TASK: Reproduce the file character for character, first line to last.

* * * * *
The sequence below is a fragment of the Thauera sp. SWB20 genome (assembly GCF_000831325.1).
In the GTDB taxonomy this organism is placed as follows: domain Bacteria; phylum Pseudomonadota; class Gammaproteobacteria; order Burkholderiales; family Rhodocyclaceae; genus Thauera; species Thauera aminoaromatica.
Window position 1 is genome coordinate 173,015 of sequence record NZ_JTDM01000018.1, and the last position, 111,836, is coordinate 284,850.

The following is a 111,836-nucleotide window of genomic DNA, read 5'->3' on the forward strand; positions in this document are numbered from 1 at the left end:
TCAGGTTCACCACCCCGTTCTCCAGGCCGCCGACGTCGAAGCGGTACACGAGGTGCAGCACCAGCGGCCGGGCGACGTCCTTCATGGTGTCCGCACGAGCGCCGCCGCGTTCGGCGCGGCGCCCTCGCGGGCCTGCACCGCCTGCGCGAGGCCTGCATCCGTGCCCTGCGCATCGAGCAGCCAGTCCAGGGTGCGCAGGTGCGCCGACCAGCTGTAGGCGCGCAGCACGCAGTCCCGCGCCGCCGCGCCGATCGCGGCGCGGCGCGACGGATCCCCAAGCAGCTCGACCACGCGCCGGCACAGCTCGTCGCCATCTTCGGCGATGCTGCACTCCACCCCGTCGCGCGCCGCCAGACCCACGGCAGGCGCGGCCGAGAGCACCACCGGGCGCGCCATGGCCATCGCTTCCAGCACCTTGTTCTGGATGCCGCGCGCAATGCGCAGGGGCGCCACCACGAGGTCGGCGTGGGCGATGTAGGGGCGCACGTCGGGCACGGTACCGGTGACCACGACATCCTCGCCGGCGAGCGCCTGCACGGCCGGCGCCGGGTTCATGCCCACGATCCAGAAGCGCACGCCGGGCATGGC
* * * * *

The sequence below is a fragment of the Thauera sp. SWB20 genome (assembly GCF_000831325.1).
In the GTDB taxonomy this organism is placed as follows: domain Bacteria; phylum Pseudomonadota; class Gammaproteobacteria; order Burkholderiales; family Rhodocyclaceae; genus Thauera; species Thauera aminoaromatica.
Window position 1 is genome coordinate 173,015 of sequence record NZ_JTDM01000018.1, and the last position, 111,836, is coordinate 284,850.

The following is a 111,836-nucleotide window of genomic DNA, read 5'->3' on the forward strand; positions in this document are numbered from 1 at the left end:
TCAGGTTCACCACCCCGTTCTCCAGGCCGCCGACGTCGAAGCGGTACACGAGGTGCAGCACCAGCGGCCGGGCGACGTCCTTCATGGTGTCCGCACGAGCGCCGCCGCGTTCGGCGCGGCGCCCTCGCGGGCCTGCACCGCCTGCGCGAGGCCTGCATCCGTGCCCTGCGCATCGAGCAGCCAGTCCAGGGTGCGCAGGTGCGCCGACCAGCTGTAGGCGCGCAGCACGCAGTCCCGCGCCGCCGCGCCGATCGCGGCGCGGCGCGACGGATCCCCAAGCAGCTCGACCACGCGCCGGCACAGCTCGTCGCCATCTTCGGCGATGCTGCACTCCACCCCGTCGCGCGCCGCCAGACCCACGGCAGGCGCGGCCGAGAGCACCACCGGGCGCGCCATGGCCATCGCTTCCAGCACCTTGTTCTGGATGCCGCGCGCAATGCGCAGGGGCGCCACCACGAGGTCGGCGTGGGCGATGTAGGGGCGCACGTCGGGCACGGTACCGGTGACCACGACATCCTCGCCGGCGAGCGCCTGCACGGCCGGCGCCGGGTTCATGCCCACGATCCAGAAGCGCACGCCGGGCATGGC